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Does a Violent Murder in a House Have to Be Disclosed During its Sale?

You’ve been searching for your perfect home, and you finally find it after months of searching. You’re surprised that the home is listed lower than similar homes in the area. You submit an offer which is accepted, you successfully close escrow, and you move in. Months later, you hear from your neighbors that a gruesome murder occurred on the property, or the previous owner committed suicide in the house. You pour over the disclosures given to you by the listing agent and the seller and nothing mentions the death. Shouldn’t the seller or agent have disclosed the death?

Stigmatized Properties

A stigmatized property is a property which buyers or tenants shun for reasons unrelated to its physical condition or features. Such reasons can include death of an occupant, murder, suicide, serious illness such as AIDS, and a belief that the house is haunted. Stigmatized properties are also known as “psychologically impacted”.

What Must Be Disclosed?

Properties where someone has been murdered or died can be difficult to sell. Some people argue that it’s the duty of the real estate agent to disclose any inherently negative history of a property to prospective buyers, including whether it’s stigmatized. In most states, a seller isn’t required to voluntarily disclose nonstructural issues such as homicides on the property.

Haunted House

However, “material facts” must be disclosed. The states do not agree whether a death, murder, illness, or paranormal activity is “material.” For example, Florida’s statute states that “[t]he fact that a property was, or was at any time suspected to have been, the site of a homicide, suicide, or death is not a material fact that must be disclosed in a real estate transaction.” Similarly, Massachusetts law does not require a seller to disclose that a property has been psychologically impacted. On the other hand, California requires that any death on the property within three years of the date of sale must be disclosed, even if the death was of natural causes.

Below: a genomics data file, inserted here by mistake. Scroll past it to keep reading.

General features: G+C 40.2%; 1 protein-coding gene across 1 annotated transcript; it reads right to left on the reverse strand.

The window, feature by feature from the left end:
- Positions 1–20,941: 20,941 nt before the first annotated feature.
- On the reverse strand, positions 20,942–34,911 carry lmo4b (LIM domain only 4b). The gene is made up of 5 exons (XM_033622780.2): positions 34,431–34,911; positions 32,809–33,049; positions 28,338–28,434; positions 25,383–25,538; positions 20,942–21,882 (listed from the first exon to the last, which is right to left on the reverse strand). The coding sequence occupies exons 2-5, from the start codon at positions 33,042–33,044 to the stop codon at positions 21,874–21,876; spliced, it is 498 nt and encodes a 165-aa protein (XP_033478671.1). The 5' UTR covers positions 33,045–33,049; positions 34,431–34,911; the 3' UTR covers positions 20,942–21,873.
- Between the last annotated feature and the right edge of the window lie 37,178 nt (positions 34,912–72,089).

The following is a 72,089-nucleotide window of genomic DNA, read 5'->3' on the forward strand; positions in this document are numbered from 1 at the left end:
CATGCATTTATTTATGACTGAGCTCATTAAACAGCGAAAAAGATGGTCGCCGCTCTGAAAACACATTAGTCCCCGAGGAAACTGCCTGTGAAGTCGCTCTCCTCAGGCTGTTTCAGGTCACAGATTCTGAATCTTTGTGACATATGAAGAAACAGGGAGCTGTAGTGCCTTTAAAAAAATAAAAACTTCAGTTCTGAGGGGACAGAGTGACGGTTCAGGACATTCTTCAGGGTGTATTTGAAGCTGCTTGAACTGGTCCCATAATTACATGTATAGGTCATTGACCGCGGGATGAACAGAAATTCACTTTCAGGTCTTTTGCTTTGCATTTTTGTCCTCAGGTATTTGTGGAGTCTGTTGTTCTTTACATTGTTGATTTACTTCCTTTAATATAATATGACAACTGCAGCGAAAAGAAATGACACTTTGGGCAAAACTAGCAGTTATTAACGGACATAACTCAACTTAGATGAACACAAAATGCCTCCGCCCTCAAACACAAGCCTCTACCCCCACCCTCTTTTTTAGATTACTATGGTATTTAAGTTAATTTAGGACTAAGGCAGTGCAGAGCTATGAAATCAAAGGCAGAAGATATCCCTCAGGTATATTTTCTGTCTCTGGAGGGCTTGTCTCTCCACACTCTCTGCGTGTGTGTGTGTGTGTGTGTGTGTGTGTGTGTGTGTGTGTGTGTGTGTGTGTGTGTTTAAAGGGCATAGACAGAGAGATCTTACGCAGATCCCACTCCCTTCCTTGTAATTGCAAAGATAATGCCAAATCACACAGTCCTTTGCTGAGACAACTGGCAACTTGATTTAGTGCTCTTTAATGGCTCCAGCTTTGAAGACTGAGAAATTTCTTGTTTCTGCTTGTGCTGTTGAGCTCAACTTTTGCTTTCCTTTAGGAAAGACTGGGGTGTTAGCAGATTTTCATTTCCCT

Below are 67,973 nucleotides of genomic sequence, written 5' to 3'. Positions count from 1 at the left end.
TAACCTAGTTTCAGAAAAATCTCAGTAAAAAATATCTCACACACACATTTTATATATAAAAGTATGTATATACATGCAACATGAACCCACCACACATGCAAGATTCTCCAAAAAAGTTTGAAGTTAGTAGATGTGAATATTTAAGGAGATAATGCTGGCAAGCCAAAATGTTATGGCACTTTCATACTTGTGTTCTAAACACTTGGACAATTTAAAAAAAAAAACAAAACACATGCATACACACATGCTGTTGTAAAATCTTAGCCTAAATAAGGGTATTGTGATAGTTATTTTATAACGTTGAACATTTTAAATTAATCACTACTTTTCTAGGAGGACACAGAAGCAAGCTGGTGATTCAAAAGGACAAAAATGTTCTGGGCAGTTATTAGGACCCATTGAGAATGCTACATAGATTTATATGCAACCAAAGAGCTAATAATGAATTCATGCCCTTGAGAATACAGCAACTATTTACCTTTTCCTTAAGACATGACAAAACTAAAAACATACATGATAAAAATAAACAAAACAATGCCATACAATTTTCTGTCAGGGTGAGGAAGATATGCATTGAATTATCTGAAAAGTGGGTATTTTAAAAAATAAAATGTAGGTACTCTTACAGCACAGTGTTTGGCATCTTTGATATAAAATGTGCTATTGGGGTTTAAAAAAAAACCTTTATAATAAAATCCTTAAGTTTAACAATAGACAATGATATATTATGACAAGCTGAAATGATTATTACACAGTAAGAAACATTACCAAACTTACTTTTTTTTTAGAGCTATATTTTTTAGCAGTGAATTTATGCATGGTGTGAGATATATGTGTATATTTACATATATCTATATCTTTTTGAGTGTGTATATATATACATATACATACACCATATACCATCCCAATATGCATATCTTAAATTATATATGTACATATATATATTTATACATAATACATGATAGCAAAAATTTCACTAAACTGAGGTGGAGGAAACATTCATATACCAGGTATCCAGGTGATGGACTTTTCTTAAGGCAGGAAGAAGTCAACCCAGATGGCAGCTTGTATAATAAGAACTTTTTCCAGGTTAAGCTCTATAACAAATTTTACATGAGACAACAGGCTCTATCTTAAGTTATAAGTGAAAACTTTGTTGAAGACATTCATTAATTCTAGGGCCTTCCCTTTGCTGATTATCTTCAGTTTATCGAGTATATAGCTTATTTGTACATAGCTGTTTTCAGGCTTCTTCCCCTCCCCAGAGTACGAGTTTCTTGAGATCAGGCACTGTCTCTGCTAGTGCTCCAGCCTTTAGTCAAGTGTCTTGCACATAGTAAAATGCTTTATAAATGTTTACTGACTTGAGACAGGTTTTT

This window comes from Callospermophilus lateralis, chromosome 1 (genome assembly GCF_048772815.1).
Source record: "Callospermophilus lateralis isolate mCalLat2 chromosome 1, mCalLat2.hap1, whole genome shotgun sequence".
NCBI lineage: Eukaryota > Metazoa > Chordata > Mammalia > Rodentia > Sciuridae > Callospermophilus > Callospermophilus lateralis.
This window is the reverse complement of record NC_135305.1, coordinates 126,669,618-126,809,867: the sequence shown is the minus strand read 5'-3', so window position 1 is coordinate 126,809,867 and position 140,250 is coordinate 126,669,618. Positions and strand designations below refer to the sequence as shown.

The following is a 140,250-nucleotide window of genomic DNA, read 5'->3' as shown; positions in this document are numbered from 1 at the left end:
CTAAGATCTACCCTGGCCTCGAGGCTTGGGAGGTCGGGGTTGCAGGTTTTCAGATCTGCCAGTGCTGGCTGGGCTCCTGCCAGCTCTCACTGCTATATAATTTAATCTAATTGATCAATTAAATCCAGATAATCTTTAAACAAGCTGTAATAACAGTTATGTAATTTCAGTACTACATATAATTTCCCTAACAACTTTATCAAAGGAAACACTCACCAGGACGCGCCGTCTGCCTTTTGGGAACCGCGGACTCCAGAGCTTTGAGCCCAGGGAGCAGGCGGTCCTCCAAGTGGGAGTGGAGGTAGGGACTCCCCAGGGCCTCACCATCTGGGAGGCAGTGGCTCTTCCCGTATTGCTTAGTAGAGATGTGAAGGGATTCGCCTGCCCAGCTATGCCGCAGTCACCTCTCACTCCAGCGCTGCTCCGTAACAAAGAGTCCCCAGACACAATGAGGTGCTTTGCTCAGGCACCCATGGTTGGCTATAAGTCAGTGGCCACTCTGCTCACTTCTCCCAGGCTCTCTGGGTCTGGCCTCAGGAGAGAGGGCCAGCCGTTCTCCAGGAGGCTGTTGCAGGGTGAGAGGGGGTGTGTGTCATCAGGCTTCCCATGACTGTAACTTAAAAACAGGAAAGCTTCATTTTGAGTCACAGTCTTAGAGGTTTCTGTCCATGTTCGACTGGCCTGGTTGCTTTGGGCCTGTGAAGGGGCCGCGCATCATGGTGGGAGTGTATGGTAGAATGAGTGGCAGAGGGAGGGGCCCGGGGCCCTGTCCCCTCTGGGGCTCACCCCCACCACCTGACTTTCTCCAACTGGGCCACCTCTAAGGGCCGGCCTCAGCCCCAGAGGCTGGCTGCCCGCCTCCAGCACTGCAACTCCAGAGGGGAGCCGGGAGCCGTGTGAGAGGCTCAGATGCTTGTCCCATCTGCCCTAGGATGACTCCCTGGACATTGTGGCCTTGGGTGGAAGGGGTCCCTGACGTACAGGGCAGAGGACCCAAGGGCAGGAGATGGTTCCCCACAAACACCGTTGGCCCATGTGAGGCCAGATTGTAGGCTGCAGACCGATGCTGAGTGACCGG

Caveat Emptor: Buyer Beware

The principle of caveat emptor, “let the buyer beware,” is still predominant. There are two notable exceptions. First, a seller and real estate professional cannot misrepresent any aspect of the house. This means that if a prospective buyer asks whether a death occurred on the property, the seller and agent must answer truthfully in a manner not aimed toward misleading the buyer. Silence is no defense. Even silence or evasive answers can constitute misrepresentation if an average buyer would have been misled.

Second, a seller must disclose important facts impacting the price of the property where that fact would not have been thought of by the buyer. Typically stigmatized properties are listed lower because they’re considered less desirable.

What if I Discover My House is Haunted?

There is no consensus among the states as to whether a haunted house must be disclosed. About half of U.S. states have laws that deal with stigmatized properties, but most don’t require sellers to disclose if they have a ghost. Massachusetts law speaks directly to haunted houses and states that property owners do not have to disclose if the property is the “site of an alleged parapsychological or supernatural phenomenon.”

There is one reported case from New York where the seller reported instances of paranormal activity in Reader’s Digest and local press prior to listing her home. Neither the seller nor her real estate agent revealed the haunting to the plaintiff before he entered a contract to purchase the house. The court held that because the seller reported paranormal activity in national and local press, seller was estopped from denying the ghosts’ existence as a defense. The court accepted the haunting as fact. Regardless of whether the house was haunted, the fact that the house had been widely reported as haunted detrimentally impacted its value. The court released the buyer from the purchase contract without the buyer losing his deposit or any funds on the transaction. While this case may be encouraging to those who unwittingly bought a house they believe is haunted, it appears to be an isolated case.

Erin Chan-Adams

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